I repeat my question of Professor Brook (or any other scientists of similar status) regarding Dr. Nicol’s paper “Climate Change (a fundamental analysis of the greenhouse effect)” available at Are you able or willing to undertake a thorough review of Dr. Nicol’s analysis and show precisely where he has erred (if he has done so? If not, why not? Until this is done I don’t believe that we lay agnostics will change our opinions.

Regards, Pete Ridley, Human-made Global Warming Agnostic


Mr Nicol only need submit his paper to a scientific journal and he’ll get his peer review. I wonder why he hasn’t done so, if he believes he’s made a serious contribution to the science. Or perhaps (I am only speculating here), he has, and has had the paper rejected — in which case he would have the reviews. Either way, the avenue for proper evaluation of Mr Nicol’s work is quite clear.


I had a quick look at Nicol’s paper and it struck me as another
“Gerlich and Tscheuschner” effort.

Except that G&T was actually published, as was at least one refutation:

Thermodynamics is deep magic masquerading as common sense .. if Dr Nicol’s
thinks he’s found a flaw in the usual model, then he should do as
Barry says and submit to an appropriate journal.

Pending that, I’d be betting that Nicol’s is wrong, on the
following grounds (at least):

1) Hansen’s GISS models use the “conventional” thermodynamics/physics to
model global temperature.

2) If Nicol’s is right and a trebling of CO2 would do very little
(p.24) to temperature, then Hansen’s 1988 predictions would be way off … which they aren’t …

So Nicol’s is wrong.


“Are you able or willing to undertake a thorough review of Dr. Nicol’s analysis and show
precisely where he has erred (if he has done so? If not, why not? Until this is done I
don’t believe that we lay agnostics will change our opinions.”

Pete Ridley, does this mean that you will maintain your opinion as long as:

1) Someone, anyone, disagrees with the AGW theory, and
2) You can’t understand their argument?

If you don’t understand Niocols’ analysis, what makes you think you’d understand a critique of it?


Dear readers, I’m continuing this debate over Dr. Nicol’s paper on Professor Brook’s response does not help the environmenmtalist cause at all.

Geoff Russel, “I’d be betting that Nicol’s is wrong” is adopting the same approach that the environmentalists and politicians are taking – gambling with the economic well-being of deprived people around the globe.

Regards, Pete Ridley, Human-made Global Warming Agnostic



You are saying that addressing climate change is, “gambling with the economic well-being of deprived people around the globe”.

Firstly,not addressing climate change is a risker gamble (on both factors of propbility and impact).

Secondly, what factors have left vulnerable people deprived? How are you proposing increasing the well being of the vulnerable. I’ve some idea of what is required, do you?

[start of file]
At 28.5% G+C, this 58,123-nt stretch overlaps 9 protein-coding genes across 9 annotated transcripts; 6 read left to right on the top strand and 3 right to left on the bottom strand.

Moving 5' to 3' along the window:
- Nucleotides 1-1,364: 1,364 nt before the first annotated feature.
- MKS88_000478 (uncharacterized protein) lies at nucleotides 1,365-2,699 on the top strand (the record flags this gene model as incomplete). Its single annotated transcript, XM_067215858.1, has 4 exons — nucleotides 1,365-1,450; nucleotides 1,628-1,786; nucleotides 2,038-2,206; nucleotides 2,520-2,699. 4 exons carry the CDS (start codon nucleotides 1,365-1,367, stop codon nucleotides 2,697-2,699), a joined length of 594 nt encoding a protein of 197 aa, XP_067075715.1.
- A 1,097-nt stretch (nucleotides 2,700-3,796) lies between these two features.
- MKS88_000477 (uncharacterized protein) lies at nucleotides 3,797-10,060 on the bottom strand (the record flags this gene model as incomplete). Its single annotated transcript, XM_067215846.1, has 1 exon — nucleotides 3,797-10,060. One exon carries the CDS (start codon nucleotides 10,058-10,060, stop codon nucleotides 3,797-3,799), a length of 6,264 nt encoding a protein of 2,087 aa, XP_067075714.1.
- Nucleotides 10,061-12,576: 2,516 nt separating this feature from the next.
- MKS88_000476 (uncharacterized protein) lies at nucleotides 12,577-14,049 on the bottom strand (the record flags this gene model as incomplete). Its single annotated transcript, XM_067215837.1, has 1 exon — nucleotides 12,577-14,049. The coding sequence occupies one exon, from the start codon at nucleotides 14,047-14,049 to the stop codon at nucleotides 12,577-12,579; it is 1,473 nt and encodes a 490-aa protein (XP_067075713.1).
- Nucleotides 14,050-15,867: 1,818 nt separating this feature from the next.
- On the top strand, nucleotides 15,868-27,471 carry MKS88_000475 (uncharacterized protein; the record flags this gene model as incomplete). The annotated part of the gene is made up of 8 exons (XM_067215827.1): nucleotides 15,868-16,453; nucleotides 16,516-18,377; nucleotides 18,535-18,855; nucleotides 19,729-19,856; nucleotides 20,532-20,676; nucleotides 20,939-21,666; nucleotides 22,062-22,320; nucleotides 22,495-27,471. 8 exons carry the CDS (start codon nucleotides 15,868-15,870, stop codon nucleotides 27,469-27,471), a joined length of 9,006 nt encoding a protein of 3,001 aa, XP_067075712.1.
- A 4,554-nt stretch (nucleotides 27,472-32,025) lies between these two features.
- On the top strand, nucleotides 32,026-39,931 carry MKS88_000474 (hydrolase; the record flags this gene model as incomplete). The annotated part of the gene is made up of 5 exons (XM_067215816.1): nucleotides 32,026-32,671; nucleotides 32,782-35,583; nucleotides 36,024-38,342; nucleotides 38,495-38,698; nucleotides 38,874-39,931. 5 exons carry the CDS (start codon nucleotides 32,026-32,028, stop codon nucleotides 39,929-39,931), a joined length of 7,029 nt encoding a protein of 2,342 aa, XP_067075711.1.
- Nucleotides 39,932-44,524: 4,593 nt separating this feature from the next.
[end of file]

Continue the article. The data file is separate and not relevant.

typo in first post: deploment
Question about fractured-rock geothermal, having just read this story — what concerns me isn’t the possibility of a problem, but the denial by the TCU geologists interviewed that there could possibly be a problem.

And there’s that recent blowout mentioned in the first post.

What could possibly go wrong?

Cleburne quakes probably related to gas drilling, expert says
12:00 AM CDT on Tuesday, June 9, 2009
By SHERRY JACOBSON and DAVID TARRANT / The Dallas Morning News
Three small earthquakes that rattled Cleburne in the past six days were probably caused by intense natural gas drilling, the state’s leading expert on earthquakes said Monday.
“Most people would probably conclude if they looked at the data that they would be related,” said Cliff Frohlich, associate director and senior research scientist at the Institute for Geophysics at the University of Texas at Austin.
Other scientists, however, were not so certain that any connection could be confirmed.
John Breyer, professor of geology at Texas Christian University, said residents need not worry that the drilling could be causing earthquakes.
“Sometimes these things just happen. It’s like the weather,” he said. “Sometimes it rains a lot and other times not at all.”
The tremors appear to be the first ever recorded in Cleburne, a city of 30,000 about 50 miles southwest of Dallas.
Cleburne sits near the heart of the North Texas Barnett Shale gas field. Since 2001, more than 200 natural gas wells have been drilled within the city limits.
Surrounding Johnson County has more than 1,000 gas wells.

–end excerpt—

I wonder how much “excess” strength would be expected in any geological strata, given how slow most areas change over time, and whether anyone’s thought through whether fracturing a whole lot of rock in an area doesn’t weaken the structure enough to set off a long process of little readjustments around it. Is there something equivalent to the “angle of repose” for the stability of areas like this